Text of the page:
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Psychedelics Research Review: December 2020

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There was an incredible amount of research into psychedelics in 2020, providing empirical grounding for the Psychedelic Renaissance that is underway (see our Year in Review for more). Researchers certainly didn’t down tools in the month of December, with leading psychedelics researcher and head of Imperial College London’s Centre for Psychedelic Research Robin Carhart-Harris publishing his 100th output during the month.

We saw a number of research outputs published that sought to explore the setting element of the psychedelic experience. Gandy et al. reviewed the potential synergies between nature relatedness and psychedelic experiences, while Strickland et al. sought to understand the effects of the musical genre played during psilocybin sessions.

A piece by Cameron et al., published in Nature, described a non-hallucinogenic analog to ibogaine. The analog purportedly boasts similar therapeutic potential to ibogaine, but is non-toxic and non-hallucinogenic. This paper has encouraged healthy debate among psychedelics researchers and advocates, with some arguing the psychedelic experience is central to the efficacy of these therapies.

In a more meta piece, Forstmann and Sagioglou investigated how people perceive psychedelics researchers’ integrity and research quality. A number of other important pieces of research were published in December 2020, including an fMRI study of how LSD changes brain function over time; multiple studies on MDMA-assisted psychotherapy; and, a number of outputs pertaining to ketamine.

In our endeavour to provide you with the data necessary to track and analyse the emergent psychedelic sector, we’re working with Blossom Analysis to bring you a monthly research round-up.

Clicking the further analysis link will take you to a short summary of the work on Blossom’s website.

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The potential synergistic effects between psychedelic administration and nature contact for the improvement of mental health

Authors: Sam Gandy, Matthias Forstmann, Robin L. Carhart-HarrisChristopher Timmermann, David Luke & Rosalind Watts

Published: 6 December 2020

One-sentence summary: This review (2020) of the psychedelic therapy and nature relatedness argues that both may work in synergy and that maximising nature relatedness during psychedelic therapy could provide added benefits.

“Therapeutic psychedelic administration and contact with nature have been associated with the same psychological mechanisms: decreased rumination and negative affect, enhanced psychological connectedness and mindfulness-related capacities, and heightened states of awe and transcendent experiences, all processes linked to improvements in mental health amongst clinical and healthy populations. Nature-based settings can have inherently psychologically soothing properties which may complement all stages of psychedelic therapy (mainly preparation and integration) whilst potentiating increases in nature relatedness, with associated psychological benefits. Maximising enhancement of nature relatedness through therapeutic psychedelic administration may constitute an independent and complementary pathway towards improvements in mental health that can be elicited by psychedelics.“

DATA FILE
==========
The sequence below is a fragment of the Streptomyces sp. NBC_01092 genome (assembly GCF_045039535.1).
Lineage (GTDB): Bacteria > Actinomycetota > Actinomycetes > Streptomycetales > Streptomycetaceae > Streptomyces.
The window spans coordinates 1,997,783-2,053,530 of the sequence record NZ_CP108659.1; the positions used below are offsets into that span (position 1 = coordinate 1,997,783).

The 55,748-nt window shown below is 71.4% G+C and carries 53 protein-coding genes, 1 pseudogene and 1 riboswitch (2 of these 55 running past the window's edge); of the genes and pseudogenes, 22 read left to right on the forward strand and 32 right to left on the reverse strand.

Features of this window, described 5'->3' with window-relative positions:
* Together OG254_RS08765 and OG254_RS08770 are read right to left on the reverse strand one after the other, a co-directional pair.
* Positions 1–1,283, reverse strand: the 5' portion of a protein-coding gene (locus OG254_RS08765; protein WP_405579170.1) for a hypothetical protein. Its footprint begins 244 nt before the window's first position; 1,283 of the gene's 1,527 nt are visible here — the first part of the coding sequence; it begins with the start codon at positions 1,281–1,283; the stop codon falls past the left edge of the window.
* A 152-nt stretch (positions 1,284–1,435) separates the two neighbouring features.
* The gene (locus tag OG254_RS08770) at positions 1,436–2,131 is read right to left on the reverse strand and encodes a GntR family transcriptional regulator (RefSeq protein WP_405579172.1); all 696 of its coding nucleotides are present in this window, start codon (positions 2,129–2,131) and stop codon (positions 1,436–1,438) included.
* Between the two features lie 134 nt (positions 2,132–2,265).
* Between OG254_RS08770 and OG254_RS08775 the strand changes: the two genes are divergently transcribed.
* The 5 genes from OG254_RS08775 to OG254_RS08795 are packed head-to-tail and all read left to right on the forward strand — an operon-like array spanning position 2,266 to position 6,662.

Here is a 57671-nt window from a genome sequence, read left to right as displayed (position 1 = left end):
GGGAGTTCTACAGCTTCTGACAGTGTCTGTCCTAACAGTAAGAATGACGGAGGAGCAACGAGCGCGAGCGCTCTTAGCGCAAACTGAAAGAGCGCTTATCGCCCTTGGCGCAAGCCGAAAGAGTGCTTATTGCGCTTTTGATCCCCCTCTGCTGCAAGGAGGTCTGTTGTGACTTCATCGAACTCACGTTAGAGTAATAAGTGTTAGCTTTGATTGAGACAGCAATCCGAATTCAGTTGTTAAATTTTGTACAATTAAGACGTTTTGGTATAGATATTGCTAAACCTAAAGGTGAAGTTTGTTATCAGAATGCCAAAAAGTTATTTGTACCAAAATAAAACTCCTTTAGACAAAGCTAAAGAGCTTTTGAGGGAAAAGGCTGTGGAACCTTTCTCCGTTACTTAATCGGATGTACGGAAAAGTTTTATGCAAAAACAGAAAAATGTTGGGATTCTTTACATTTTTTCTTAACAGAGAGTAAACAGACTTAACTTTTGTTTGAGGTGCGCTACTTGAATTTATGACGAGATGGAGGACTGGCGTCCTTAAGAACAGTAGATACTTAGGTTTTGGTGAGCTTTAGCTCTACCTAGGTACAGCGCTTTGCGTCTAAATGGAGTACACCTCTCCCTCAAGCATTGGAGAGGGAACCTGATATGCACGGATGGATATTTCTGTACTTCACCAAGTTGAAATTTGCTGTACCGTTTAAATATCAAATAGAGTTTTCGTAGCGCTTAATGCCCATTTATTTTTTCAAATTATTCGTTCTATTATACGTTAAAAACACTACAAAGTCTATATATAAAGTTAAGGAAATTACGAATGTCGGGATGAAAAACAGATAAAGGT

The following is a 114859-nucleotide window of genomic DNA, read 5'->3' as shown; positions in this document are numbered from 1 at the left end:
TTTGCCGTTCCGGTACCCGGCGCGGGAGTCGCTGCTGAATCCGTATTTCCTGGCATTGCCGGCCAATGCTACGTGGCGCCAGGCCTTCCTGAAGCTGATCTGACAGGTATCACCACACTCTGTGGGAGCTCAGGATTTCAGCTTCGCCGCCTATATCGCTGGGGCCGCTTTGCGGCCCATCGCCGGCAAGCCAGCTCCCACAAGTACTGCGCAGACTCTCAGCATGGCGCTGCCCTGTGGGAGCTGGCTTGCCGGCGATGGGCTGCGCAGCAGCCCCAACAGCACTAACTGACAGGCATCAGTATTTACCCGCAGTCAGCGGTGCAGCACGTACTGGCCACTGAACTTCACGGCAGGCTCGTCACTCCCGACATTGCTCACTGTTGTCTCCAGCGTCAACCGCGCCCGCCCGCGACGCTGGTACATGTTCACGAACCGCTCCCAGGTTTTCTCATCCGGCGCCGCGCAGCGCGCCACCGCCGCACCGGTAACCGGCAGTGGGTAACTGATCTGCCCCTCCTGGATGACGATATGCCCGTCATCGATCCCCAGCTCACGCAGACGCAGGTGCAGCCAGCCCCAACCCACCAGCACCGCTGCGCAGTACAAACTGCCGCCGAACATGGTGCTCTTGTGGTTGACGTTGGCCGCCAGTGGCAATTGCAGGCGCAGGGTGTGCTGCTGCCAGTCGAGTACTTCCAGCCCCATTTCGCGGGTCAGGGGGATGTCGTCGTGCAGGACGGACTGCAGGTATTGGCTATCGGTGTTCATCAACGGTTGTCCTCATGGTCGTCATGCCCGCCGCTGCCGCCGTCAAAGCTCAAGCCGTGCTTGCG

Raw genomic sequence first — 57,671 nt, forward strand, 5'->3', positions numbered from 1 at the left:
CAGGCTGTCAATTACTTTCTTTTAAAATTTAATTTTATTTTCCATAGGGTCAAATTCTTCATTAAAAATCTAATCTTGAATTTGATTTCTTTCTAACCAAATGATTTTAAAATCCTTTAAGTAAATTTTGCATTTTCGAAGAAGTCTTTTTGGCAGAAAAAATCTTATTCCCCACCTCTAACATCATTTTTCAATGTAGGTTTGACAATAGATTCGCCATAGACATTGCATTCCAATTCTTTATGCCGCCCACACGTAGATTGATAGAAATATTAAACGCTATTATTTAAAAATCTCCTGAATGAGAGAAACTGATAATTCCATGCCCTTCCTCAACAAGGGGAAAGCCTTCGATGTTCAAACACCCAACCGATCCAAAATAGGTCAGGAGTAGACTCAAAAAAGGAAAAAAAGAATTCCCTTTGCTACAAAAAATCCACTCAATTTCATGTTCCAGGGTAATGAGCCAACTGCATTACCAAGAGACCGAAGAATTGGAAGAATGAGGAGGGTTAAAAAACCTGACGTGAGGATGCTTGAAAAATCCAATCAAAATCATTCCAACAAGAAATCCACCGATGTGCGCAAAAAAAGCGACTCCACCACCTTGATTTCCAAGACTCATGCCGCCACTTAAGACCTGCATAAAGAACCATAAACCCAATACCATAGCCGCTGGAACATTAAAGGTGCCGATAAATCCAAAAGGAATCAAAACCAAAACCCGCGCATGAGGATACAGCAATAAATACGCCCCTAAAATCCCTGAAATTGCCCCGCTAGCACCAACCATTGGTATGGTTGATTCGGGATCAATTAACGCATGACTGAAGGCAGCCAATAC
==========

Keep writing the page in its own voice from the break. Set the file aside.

Further analysis.

MDMA-facilitated cognitive-behavioural conjoint therapy for posttraumatic stress disorder: an uncontrolled trial

Authors: Candice M. Monson, et al.

Published: 7 December 2020

One-sentence summary: This open-label study (n=12, 6 couples) describes the safety, tolerability, and efficacy of MDMA (75-100mg) in combination with cognitive-behavioral conjoint therapy (CBCT) where one half of the couple was battling with PTSD.

“Cognitive-behavioural conjoint therapy (CBCT) for PTSD has been shown to improve PTSD, relationship adjustment, and the health and well-being of partners. MDMA (3,4-methylenedioxymethamphetamine) has been used to facilitate an individual therapy for PTSD. This study was an initial test of the safety, tolerability, and efficacy of MDMAfacilitated CBCT. Six couples with varying levels of baseline relationship satisfaction in which one partner was diagnosed with PTSD participated in a condensed version of the 15-session CBCT protocol delivered over 7 weeks. There were two sessions in which both members of the couple were administered MDMA. All couples completed the treatment protocol, and there were no serious adverse events in either partner. There were significant improvements in clinician-assessed, patient-rated, and partner-rated PTSD symptoms (pre- to post-treatment/follow-up effect sizes ranged from d = 1.85–3.59), as well as patient depression, sleep, emotion regulation, and trauma-related beliefs. In addition, there were significant improvements in patient and partner-rated relationship adjustment and happiness (d =.64–2.79). These results are contextualized in relation to prior results from individual MDMA-facilitated psychotherapy and CBCT for PTSD alone. MDMA holds promise as a facilitator of CBCT to achieve more robust and broad effects on individual and relational functioning in those with PTSD and their partners.“

Further analysis.

A non-hallucinogenic psychedelic analogue with therapeutic potential

Authors: Lindsay P. Cameron, et al.

Published: 9 December 2020

One-sentence summary: This paper describes an analog to ibogaine (tabernanthalog) with similar therapeutic potential that is non-toxic, and non-psychedelic.